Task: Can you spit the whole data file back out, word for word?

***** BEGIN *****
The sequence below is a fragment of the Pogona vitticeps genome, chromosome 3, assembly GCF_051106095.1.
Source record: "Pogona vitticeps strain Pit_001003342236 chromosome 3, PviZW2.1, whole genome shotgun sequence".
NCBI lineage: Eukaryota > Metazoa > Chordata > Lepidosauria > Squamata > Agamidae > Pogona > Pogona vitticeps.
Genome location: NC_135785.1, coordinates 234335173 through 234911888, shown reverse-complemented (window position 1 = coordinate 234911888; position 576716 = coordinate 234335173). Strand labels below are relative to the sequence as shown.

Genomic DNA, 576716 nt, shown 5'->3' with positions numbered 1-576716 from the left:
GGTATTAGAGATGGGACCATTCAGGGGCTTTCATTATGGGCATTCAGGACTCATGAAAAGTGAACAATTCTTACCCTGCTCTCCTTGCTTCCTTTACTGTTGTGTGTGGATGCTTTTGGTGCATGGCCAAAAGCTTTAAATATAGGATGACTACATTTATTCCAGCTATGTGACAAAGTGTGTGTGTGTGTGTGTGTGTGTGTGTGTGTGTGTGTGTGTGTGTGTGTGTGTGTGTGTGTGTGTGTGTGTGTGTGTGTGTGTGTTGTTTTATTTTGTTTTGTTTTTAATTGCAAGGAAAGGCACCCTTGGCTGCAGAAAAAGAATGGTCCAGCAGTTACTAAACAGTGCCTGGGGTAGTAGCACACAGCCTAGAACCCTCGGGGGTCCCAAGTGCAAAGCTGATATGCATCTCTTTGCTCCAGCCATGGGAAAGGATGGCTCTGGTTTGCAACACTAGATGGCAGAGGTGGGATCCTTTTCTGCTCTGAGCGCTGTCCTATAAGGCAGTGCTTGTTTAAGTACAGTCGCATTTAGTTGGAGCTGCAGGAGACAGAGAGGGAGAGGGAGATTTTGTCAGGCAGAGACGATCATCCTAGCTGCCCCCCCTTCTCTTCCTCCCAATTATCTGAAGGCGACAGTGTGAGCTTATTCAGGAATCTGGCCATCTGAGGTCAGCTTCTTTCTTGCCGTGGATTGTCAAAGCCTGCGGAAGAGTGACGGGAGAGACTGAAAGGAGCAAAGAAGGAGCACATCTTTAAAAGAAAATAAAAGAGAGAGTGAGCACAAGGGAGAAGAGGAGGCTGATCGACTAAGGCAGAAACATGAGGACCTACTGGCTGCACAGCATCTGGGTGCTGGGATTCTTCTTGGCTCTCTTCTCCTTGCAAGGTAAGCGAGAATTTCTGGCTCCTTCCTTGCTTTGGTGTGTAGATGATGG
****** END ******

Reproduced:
The sequence below is a fragment of the Pogona vitticeps genome, chromosome 3, assembly GCF_051106095.1.
Source record: "Pogona vitticeps strain Pit_001003342236 chromosome 3, PviZW2.1, whole genome shotgun sequence".
NCBI lineage: Eukaryota > Metazoa > Chordata > Lepidosauria > Squamata > Agamidae > Pogona > Pogona vitticeps.
Genome location: NC_135785.1, coordinates 234335173 through 234911888, shown reverse-complemented (window position 1 = coordinate 234911888; position 576716 = coordinate 234335173). Strand labels below are relative to the sequence as shown.

Genomic DNA, 576716 nt, shown 5'->3' with positions numbered 1-576716 from the left:
GGTATTAGAGATGGGACCATTCAGGGGCTTTCATTATGGGCATTCAGGACTCATGAAAAGTGAACAATTCTTACCCTGCTCTCCTTGCTTCCTTTACTGTTGTGTGTGGATGCTTTTGGTGCATGGCCAAAAGCTTTAAATATAGGATGACTACATTTATTCCAGCTATGTGACAAAGTGTGTGTGTGTGTGTGTGTGTGTGTGTGTGTGTGTGTGTGTGTGTGTGTGTGTGTGTGTGTGTGTGTGTGTGTGTGTGTGTGTGTTGTTTTATTTTGTTTTGTTTTTAATTGCAAGGAAAGGCACCCTTGGCTGCAGAAAAAGAATGGTCCAGCAGTTACTAAACAGTGCCTGGGGTAGTAGCACACAGCCTAGAACCCTCGGGGGTCCCAAGTGCAAAGCTGATATGCATCTCTTTGCTCCAGCCATGGGAAAGGATGGCTCTGGTTTGCAACACTAGATGGCAGAGGTGGGATCCTTTTCTGCTCTGAGCGCTGTCCTATAAGGCAGTGCTTGTTTAAGTACAGTCGCATTTAGTTGGAGCTGCAGGAGACAGAGAGGGAGAGGGAGATTTTGTCAGGCAGAGACGATCATCCTAGCTGCCCCCCCTTCTCTTCCTCCCAATTATCTGAAGGCGACAGTGTGAGCTTATTCAGGAATCTGGCCATCTGAGGTCAGCTTCTTTCTTGCCGTGGATTGTCAAAGCCTGCGGAAGAGTGACGGGAGAGACTGAAAGGAGCAAAGAAGGAGCACATCTTTAAAAGAAAATAAAAGAGAGAGTGAGCACAAGGGAGAAGAGGAGGCTGATCGACTAAGGCAGAAACATGAGGACCTACTGGCTGCACAGCATCTGGGTGCTGGGATTCTTCTTGGCTCTCTTCTCCTTGCAAGGTAAGCGAGAATTTCTGGCTCCTTCCTTGCTTTGGTGTGTAGATGATGG